Before you can fully enjoy the Zeppelin Air you will have to set it up. Here comes a snag. AirPlay ”should” be a game winner, but it is far from being as intuitive as it needs to be. B&W’s ‘Quick Setup’ guide has no less than 17 steps before you’ll be up and running and even then it will only work with devices on the same network and only play audio from Apple devices and iTunes. Do you want to blast the sound from YouTube videos, Ogg albums or AVI/MKV videos through the Air? You’re out of luck. You will also require an iDevice packing WiFi in the first place.
The good news is once AirPlay ”is” setup all computers and iDevices sharing your wireless network are setup too. The result is iTunes and WiFi equipped Apple products will add a speaker option during playback which allows you to switch to the speakers of the Air. It is an undeniably neat system and as long as you’re within range of your network you’re within range of the Air. That said making music blast out of it while you’re in another room only really has value for practical jokes.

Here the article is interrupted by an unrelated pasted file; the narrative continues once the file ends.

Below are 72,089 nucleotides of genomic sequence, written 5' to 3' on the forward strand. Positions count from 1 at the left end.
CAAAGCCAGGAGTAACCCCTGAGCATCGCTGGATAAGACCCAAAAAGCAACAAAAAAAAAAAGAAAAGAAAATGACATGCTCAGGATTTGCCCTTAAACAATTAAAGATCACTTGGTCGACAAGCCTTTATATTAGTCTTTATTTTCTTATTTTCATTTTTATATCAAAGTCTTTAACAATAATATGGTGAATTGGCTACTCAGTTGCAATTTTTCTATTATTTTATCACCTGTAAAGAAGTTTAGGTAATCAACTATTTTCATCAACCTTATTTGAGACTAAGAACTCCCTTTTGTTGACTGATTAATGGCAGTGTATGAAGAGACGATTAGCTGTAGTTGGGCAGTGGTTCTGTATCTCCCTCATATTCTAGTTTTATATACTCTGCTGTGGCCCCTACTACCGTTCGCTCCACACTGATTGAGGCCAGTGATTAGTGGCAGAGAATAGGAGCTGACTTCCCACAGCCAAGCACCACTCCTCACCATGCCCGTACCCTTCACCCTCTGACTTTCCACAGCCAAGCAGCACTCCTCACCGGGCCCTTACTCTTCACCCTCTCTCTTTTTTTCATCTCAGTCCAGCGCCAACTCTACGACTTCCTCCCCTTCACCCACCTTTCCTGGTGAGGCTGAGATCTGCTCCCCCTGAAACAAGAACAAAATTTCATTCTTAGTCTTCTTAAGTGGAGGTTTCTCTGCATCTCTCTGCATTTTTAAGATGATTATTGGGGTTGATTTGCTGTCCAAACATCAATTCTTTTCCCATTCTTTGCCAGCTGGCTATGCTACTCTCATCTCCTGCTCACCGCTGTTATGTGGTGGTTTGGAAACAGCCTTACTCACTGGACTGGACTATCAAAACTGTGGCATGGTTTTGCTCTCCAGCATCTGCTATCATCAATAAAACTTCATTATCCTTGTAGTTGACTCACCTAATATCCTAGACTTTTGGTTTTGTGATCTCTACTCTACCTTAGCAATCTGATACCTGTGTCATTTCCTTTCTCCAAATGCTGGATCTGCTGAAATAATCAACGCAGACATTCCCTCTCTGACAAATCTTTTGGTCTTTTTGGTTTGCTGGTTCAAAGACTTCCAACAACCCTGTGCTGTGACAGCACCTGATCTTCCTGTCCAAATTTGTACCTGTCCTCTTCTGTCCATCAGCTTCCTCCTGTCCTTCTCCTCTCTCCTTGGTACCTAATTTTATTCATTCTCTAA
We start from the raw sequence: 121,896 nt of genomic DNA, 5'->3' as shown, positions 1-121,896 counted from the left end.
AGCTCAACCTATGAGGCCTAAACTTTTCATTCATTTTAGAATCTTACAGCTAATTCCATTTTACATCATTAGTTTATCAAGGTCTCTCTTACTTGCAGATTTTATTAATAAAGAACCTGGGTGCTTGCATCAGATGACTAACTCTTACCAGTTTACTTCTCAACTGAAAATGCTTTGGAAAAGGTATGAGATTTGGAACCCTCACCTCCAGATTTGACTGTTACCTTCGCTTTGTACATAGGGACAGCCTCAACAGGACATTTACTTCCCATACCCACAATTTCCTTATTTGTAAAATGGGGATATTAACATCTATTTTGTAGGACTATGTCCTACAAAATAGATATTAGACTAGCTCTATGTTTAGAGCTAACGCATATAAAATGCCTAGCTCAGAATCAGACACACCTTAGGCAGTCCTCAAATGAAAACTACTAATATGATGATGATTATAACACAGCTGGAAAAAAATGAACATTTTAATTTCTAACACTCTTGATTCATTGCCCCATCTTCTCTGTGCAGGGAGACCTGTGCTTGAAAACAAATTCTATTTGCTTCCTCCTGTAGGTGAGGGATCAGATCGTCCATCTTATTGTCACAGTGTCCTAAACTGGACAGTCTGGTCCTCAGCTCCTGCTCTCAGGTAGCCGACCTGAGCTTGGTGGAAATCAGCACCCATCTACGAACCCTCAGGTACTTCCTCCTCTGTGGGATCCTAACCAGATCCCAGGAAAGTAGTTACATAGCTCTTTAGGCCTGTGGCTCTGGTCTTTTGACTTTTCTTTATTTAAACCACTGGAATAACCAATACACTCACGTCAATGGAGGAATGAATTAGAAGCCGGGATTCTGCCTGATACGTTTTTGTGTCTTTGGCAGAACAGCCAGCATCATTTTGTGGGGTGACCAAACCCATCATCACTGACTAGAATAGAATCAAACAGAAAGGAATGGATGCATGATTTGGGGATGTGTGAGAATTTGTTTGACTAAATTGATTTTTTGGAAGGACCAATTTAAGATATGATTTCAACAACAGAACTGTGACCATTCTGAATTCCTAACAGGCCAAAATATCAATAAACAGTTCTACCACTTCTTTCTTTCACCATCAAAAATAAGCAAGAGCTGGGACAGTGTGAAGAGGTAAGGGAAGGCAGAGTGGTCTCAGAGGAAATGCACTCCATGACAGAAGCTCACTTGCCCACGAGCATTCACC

What about actual performance? The Air is definitely a crowd pleaser. It packs 2x 25W tweeters, 2x 25W midrange and a 50W subwoofer. The result is a system that is louder, even more bombastic than the original Zeppelin and has the potential to shake your window frames. It produces the kind of full blooded sound that pulses with emotion and makes the hair stand up on the back of your neck. That said the Air doesn’t lack detail. It is equally happy playing Chopin as it is The Prodigy and it is this flexibility and additional clarity where the Air makes its most significant advancements on the original Zeppelin.
Where it could improve is stereo separation. Despite its elongated shape the Air still has the same fairly narrow projection of sound. Consequently it can, at times, feel like Brian Blessed bellowing from the corner of a room. If we could improve one element of the Zeppelin range in general it would be that they would ‘fill’ a room with sound rather than shout at it. This is nitpicking, but for Â£500 it’s justified.